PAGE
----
Edging is usually a low priority for me in the garden – but higher for my kind husband who does the grass cutting! The last time any borders got edged was probably when I put the pond in and turned most of the lawn into flowerbeds a few years ago. At the same time, some new paths were added which never had edges at all while they established themselves. Now it is time for me to decide which bits of grass count as path, and which have to be reclassified as weeds.
It is not a job I am particularly comfortable with. Easy enough physically: stand vertically, push the half moon into the soil with a foot, use foot to protect new edge and lever soil away, let soil fall higher into the flower bed, and repeat many times over. Then go back and weed all the bits of unwanted grass, dandelions, daisies, primulas, phlomis and everything else I have chopped out so that they may be composted and returned to the garden in due course. However, I find it strange looking out to see crisp, sharp edges. The boundaries between wild and mown strictly delineated. The flowers will spill over wherever they please later in the season, but for now they are contained within their spaces.
I consider how I am not a person who likes to compartmentalise my life. When I did, I was two people, neither of which were the complete ‘me’. I cannot divide myself like that. Nor do I always stay behind recognised boundaries. To be a witch is always crossing borders, physical or on other planes. Being not on the outside looking in, but frequently on the edges, almost part of things but with a foot in both worlds. I cannot shut nature out, it is part of me and I like to keep the boundaries blurred.
Animals, too, like transition zones. Wavy, soft edges give them a much greater choice of habitat as they combine the search for food with the need for some warming sun or protection from predators. These tend to be from mown to unmown areas, not from grass to flowers, but I worry that I have created an obstacle that they didn’t have before.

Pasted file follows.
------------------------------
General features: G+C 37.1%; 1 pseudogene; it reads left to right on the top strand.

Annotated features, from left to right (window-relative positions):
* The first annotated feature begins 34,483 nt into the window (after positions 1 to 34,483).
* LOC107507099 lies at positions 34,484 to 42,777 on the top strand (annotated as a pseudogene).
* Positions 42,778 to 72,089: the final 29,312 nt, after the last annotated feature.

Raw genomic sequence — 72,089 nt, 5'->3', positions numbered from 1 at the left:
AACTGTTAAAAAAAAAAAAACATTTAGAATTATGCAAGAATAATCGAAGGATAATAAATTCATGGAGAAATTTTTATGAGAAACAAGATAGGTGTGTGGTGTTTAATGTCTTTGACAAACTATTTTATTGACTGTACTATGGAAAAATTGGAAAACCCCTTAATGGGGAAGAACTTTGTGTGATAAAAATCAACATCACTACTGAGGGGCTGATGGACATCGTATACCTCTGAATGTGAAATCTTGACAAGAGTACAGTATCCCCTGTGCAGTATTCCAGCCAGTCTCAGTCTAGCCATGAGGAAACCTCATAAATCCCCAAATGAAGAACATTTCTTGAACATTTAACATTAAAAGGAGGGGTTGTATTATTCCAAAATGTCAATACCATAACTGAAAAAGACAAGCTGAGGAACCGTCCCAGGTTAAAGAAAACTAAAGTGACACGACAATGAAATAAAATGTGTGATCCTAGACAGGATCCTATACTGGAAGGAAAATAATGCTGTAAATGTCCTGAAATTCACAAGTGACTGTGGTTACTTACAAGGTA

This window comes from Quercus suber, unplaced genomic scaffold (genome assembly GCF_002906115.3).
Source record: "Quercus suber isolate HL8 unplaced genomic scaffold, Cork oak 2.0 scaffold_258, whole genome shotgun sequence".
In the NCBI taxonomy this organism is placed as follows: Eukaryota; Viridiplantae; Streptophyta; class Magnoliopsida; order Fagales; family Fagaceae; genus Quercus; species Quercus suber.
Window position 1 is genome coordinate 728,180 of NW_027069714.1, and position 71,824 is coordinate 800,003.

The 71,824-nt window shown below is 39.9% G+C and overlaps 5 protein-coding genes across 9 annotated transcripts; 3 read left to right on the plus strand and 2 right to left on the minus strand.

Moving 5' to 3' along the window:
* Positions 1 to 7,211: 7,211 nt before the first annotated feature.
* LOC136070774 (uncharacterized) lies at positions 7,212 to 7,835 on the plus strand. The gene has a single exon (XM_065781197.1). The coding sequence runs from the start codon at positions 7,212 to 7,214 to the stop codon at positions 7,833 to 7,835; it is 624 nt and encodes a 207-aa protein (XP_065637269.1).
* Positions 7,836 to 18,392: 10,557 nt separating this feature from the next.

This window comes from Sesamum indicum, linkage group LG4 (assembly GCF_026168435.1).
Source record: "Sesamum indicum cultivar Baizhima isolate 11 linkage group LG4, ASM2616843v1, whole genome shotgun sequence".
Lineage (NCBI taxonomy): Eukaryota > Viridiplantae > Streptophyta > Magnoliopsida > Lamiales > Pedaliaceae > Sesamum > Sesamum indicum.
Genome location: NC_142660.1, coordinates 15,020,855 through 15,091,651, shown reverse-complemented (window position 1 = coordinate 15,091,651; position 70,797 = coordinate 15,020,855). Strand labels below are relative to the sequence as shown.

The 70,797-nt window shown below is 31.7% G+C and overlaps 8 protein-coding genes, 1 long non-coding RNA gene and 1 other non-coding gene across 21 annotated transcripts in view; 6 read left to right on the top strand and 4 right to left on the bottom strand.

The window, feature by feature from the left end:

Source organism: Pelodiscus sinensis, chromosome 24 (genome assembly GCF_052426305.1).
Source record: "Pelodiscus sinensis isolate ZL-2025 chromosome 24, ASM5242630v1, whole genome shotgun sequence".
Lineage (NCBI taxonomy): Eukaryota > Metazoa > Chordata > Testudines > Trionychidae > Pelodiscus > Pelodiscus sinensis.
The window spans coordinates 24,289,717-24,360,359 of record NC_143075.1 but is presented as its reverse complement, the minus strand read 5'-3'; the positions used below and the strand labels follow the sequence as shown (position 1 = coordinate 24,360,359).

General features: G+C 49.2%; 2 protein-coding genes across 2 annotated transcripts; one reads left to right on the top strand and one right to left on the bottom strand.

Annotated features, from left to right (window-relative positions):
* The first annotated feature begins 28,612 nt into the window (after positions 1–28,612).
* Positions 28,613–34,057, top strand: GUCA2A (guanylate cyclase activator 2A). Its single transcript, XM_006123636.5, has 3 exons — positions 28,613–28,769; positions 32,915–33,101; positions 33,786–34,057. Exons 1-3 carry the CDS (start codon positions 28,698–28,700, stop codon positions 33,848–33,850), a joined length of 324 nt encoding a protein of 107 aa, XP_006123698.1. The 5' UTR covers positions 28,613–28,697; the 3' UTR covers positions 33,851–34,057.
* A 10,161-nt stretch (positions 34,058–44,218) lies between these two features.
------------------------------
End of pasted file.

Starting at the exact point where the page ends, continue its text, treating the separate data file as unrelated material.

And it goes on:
The alternative would of course be a wildflower meadow; grass covering the whole and growing between plants that are happy in that environment. Yet this still needs management to be successful and avoid a monoculture. Unless it is grazed, or cut yearly as hay meadows were, trees will eventually take over. And the wildlife supported would be far lower than the range currently found in my ‘cottage’ style garden.
I am reminded that the job of the gardener is to make these decisions. To decide for each plant where its boundaries should be and set limits. To create a design and hold it in my mind as a picture I want to make. So I carry on, following the natural shapes as far as I can.
Then I look down on my work from the upstairs window. While all the paths I simply re-edged are fine, I really don’t like the newly shaped path at all! What was I thinking? Finding my plans, I realise how far out some of my other edges are from what is drawn on paper. I wait for a day or two, hoping it will somehow look better; it doesn’t.
Two days later I have had time to work out what needs to be done. I find our long building rope, and lay it over the edges, moving it to where I think the path should go. I check again from upstairs, then find my edging moon again. Suddenly I am enjoying myself, being creative, making a shape that is graceful to look at and easy to walk (and to mow). Harmony restored. Even better, it has created extra space for flowers – which will flop over the grass in due course, returning the edges to their blurred state.